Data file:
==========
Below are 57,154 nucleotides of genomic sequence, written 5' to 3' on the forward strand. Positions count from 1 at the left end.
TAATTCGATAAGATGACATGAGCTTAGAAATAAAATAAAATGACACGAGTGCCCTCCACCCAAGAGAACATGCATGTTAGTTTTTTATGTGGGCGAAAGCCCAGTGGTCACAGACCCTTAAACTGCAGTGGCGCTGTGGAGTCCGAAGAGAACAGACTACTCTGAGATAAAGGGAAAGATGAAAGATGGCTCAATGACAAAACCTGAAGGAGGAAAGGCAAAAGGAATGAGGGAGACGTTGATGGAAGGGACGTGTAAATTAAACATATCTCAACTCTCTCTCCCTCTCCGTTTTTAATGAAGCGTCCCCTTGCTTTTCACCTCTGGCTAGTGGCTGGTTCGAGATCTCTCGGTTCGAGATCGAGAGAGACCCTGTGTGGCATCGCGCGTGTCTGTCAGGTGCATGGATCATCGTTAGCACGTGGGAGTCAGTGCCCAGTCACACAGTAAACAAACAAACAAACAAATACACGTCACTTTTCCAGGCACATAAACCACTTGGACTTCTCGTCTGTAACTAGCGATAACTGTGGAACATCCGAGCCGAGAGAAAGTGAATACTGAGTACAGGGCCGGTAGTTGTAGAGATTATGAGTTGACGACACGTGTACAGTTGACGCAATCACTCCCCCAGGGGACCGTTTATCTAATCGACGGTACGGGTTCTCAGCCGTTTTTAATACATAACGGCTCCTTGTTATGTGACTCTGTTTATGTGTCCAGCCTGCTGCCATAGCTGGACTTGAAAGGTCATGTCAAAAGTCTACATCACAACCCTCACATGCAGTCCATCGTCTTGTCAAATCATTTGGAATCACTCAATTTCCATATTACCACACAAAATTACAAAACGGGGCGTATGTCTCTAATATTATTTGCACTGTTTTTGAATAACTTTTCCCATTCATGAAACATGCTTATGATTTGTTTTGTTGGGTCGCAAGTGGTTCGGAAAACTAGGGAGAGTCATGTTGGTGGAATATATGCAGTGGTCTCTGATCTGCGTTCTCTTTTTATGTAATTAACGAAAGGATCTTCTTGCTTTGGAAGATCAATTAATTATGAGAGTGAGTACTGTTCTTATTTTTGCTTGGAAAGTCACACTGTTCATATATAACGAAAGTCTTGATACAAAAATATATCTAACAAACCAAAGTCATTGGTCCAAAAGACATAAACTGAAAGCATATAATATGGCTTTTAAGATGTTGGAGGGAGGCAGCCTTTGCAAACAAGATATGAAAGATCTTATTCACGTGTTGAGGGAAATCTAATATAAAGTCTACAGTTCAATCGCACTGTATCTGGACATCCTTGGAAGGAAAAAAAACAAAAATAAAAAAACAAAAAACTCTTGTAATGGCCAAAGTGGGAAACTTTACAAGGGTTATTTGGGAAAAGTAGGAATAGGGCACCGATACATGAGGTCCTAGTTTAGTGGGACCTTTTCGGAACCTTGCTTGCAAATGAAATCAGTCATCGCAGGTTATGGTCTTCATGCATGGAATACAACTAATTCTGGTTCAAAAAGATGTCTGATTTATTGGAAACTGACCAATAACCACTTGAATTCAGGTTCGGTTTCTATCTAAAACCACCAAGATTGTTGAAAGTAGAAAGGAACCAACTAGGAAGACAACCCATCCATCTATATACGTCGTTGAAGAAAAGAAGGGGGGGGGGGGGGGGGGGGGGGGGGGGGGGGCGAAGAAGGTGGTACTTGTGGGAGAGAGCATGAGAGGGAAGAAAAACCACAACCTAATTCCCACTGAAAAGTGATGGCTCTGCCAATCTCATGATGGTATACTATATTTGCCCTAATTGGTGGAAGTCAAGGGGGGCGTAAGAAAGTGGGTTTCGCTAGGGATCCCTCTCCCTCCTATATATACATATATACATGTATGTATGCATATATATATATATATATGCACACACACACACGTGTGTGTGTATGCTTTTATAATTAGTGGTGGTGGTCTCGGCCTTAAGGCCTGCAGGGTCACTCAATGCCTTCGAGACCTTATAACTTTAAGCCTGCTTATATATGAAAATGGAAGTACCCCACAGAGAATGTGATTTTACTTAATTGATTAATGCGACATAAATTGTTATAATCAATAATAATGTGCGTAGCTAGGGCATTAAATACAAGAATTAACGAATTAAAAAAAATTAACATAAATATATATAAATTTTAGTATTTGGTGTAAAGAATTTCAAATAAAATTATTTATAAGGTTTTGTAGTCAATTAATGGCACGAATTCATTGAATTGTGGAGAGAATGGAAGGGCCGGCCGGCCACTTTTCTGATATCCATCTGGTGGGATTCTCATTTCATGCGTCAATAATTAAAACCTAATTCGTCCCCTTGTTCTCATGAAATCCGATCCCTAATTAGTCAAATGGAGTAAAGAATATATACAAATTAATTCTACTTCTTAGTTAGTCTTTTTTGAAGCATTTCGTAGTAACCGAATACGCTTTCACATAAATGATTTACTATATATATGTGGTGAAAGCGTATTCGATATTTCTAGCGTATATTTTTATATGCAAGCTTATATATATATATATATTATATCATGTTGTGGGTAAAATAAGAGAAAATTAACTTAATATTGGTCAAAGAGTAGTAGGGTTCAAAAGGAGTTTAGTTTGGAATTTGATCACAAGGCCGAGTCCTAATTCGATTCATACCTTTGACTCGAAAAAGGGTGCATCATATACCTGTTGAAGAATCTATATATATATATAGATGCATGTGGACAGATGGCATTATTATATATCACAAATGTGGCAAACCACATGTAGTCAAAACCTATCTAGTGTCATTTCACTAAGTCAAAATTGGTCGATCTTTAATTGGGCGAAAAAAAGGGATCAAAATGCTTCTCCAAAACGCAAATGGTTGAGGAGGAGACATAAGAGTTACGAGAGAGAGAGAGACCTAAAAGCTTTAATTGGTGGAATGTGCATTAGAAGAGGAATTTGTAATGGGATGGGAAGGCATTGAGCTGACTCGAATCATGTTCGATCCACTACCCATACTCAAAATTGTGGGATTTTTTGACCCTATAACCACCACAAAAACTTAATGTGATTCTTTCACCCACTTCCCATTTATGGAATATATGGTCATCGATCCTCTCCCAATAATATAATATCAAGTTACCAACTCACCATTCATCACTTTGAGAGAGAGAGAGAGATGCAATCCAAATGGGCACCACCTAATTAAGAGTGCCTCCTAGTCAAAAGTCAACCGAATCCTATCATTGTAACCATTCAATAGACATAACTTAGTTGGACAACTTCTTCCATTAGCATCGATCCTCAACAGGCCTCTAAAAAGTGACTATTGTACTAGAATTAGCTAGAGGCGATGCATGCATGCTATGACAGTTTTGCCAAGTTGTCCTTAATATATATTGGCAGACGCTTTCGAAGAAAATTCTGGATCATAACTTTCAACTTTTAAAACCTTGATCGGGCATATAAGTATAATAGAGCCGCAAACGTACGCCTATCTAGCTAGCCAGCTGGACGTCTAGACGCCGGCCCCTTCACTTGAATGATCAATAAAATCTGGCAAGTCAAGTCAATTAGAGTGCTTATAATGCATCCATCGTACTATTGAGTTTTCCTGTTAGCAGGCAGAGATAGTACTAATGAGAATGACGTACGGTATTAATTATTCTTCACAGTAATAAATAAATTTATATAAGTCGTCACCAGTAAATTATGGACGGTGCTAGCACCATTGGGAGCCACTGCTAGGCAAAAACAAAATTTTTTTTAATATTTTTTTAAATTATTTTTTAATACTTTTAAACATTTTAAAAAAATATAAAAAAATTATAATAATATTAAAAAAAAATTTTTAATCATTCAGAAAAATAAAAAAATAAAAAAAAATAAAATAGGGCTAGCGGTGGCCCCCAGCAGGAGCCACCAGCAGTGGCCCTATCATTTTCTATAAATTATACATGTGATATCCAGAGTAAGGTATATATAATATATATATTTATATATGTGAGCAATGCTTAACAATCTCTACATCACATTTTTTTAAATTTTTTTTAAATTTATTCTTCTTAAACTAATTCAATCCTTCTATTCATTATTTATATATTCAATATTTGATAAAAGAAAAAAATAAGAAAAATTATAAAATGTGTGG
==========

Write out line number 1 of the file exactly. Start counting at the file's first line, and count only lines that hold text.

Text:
Below are 57,154 nucleotides of genomic sequence, written 5' to 3' on the forward strand. Positions count from 1 at the left end.